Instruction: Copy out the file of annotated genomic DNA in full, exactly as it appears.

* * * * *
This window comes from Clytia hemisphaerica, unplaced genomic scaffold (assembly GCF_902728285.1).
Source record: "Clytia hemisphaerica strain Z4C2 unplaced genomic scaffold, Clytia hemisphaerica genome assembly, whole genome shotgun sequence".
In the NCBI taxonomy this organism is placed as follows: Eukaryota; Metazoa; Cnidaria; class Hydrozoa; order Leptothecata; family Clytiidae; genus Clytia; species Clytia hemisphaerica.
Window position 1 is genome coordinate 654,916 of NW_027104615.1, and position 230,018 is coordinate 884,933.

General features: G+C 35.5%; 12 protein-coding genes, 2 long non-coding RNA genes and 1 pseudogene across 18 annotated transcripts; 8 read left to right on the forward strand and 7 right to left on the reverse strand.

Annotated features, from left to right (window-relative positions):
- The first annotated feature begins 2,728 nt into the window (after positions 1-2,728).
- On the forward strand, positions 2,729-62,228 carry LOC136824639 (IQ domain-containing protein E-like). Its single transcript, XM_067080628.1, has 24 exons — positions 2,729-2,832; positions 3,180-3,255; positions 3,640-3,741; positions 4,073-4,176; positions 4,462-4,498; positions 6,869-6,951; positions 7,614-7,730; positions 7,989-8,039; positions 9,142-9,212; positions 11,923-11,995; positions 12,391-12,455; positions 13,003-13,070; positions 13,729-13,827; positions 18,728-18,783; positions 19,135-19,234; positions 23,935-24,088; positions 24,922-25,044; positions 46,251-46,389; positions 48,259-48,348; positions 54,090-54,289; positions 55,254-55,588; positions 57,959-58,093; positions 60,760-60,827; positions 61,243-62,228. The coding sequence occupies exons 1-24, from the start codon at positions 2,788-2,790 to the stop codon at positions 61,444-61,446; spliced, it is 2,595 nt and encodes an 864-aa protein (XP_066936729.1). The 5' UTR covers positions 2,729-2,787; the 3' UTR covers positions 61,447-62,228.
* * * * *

This window comes from Clytia hemisphaerica, unplaced genomic scaffold (assembly GCF_902728285.1).
Source record: "Clytia hemisphaerica strain Z4C2 unplaced genomic scaffold, Clytia hemisphaerica genome assembly, whole genome shotgun sequence".
In the NCBI taxonomy this organism is placed as follows: Eukaryota; Metazoa; Cnidaria; class Hydrozoa; order Leptothecata; family Clytiidae; genus Clytia; species Clytia hemisphaerica.
Window position 1 is genome coordinate 654,916 of NW_027104615.1, and position 230,018 is coordinate 884,933.

General features: G+C 35.5%; 12 protein-coding genes, 2 long non-coding RNA genes and 1 pseudogene across 18 annotated transcripts; 8 read left to right on the forward strand and 7 right to left on the reverse strand.

Annotated features, from left to right (window-relative positions):
- The first annotated feature begins 2,728 nt into the window (after positions 1-2,728).
- On the forward strand, positions 2,729-62,228 carry LOC136824639 (IQ domain-containing protein E-like). Its single transcript, XM_067080628.1, has 24 exons — positions 2,729-2,832; positions 3,180-3,255; positions 3,640-3,741; positions 4,073-4,176; positions 4,462-4,498; positions 6,869-6,951; positions 7,614-7,730; positions 7,989-8,039; positions 9,142-9,212; positions 11,923-11,995; positions 12,391-12,455; positions 13,003-13,070; positions 13,729-13,827; positions 18,728-18,783; positions 19,135-19,234; positions 23,935-24,088; positions 24,922-25,044; positions 46,251-46,389; positions 48,259-48,348; positions 54,090-54,289; positions 55,254-55,588; positions 57,959-58,093; positions 60,760-60,827; positions 61,243-62,228. The coding sequence occupies exons 1-24, from the start codon at positions 2,788-2,790 to the stop codon at positions 61,444-61,446; spliced, it is 2,595 nt and encodes an 864-aa protein (XP_066936729.1). The 5' UTR covers positions 2,729-2,787; the 3' UTR covers positions 61,447-62,228.